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Analysis

How are tech companies helping construction on its journey to digital?

19 May 2019 | By BIM+ staff

The sixth in our series of digital roundtable discussions run by the Centre for Digital Built Britain in association with Chartered Institute of Building, looked at the role of technology providers in moving the sector towards BIM as ‘business as usual’.

While there have been major advances in software solutions and their ability to support collaborative working, the tech companies felt that the industry still faces a number of challenges, not least of which is bringing the supply chain up to a good level of understanding with greater client engagement and leadership. The need to customise versus preferences for out-of-the-box solutions also provoked some lively debate, as did the question of interoperability.

These were some of the key issues emerging from a discussion between 14 technology solutions companies and consultancies plus one construction firm that develops its own technology solutions in-house, working across a range of sectors including oil and gas, retail, housing, commercial office space, infrastructure and manufacturing.

They had gathered together with two public sector clients for the sixth in our series of digital debates organised by the Centre for Digital Built Britain (CDBB) and the Chartered Institute of Building (CIOB). CDBB will use these sessions, which are also covering academia and training, constructors, consultants, manufacturers, SMEs, asset and facilities management, BIM consultants and clients, to help understand how BIM is being adopted and to inform future work.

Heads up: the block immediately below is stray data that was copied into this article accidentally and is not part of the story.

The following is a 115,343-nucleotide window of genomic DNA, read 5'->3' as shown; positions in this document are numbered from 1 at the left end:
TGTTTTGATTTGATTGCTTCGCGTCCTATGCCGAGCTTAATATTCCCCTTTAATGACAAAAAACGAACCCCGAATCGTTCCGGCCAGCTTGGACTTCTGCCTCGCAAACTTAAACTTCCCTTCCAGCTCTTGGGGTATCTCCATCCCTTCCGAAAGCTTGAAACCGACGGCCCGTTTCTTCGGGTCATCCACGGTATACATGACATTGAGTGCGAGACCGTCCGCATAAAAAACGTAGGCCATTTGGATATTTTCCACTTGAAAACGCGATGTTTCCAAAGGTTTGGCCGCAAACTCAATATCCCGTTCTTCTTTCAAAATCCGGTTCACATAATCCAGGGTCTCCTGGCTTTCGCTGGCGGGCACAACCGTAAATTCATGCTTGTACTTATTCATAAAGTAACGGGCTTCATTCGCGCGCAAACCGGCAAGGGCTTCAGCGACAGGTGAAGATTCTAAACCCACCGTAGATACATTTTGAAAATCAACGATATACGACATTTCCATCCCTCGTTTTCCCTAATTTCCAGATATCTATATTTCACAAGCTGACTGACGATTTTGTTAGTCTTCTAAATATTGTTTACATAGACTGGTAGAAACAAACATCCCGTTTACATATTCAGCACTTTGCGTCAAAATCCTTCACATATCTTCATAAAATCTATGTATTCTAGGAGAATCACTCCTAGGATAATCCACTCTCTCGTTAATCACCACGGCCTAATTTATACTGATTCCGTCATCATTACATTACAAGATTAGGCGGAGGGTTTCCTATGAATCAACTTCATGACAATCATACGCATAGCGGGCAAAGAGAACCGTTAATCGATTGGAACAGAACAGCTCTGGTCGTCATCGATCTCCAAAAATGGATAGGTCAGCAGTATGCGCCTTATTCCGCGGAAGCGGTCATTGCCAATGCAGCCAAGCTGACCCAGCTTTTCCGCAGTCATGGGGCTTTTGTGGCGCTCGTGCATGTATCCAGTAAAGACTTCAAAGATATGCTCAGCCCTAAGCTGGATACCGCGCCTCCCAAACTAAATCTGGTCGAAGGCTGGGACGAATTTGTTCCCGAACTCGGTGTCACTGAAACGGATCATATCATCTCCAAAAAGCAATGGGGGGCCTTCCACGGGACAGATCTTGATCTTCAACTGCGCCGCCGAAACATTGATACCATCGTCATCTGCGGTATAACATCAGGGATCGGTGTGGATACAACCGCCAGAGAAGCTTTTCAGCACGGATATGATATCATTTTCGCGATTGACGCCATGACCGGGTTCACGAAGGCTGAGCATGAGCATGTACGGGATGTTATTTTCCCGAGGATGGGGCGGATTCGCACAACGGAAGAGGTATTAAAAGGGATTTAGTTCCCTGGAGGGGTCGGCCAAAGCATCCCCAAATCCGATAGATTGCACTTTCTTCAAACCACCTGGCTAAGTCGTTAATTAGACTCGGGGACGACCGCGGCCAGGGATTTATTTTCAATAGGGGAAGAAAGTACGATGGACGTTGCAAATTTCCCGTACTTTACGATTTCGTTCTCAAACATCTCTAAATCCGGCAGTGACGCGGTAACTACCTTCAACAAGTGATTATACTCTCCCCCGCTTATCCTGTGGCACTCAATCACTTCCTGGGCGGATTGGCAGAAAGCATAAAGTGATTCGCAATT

The debate was chaired by CDBB’s Terry Stocks and Fiona Moore, who began by asking the participants what changes they had seen over the past five or six years in relation to the development of BIM and the technology products and services that support it.

David Shepherd: difficult to bring supply chains together

One of the developments highlighted by John Adams, digital construction strategist at Glider Technology, was the emergence of new technology firms like his and 3D Repo. “Glider Tech was founded as a direct response to the government mandate. New companies are being created on the back of it,” he said.

In terms of how BIM itself has progressed towards business as usual, the consensus was that there is still work to be done. Stocks asked the group if their customers have a good understanding of BIM. According to Martyn Horne, director of digital practice strategy at Vectorworks, said: “Some do, but there’s still a lot of confusion, uncertainty and doubt.”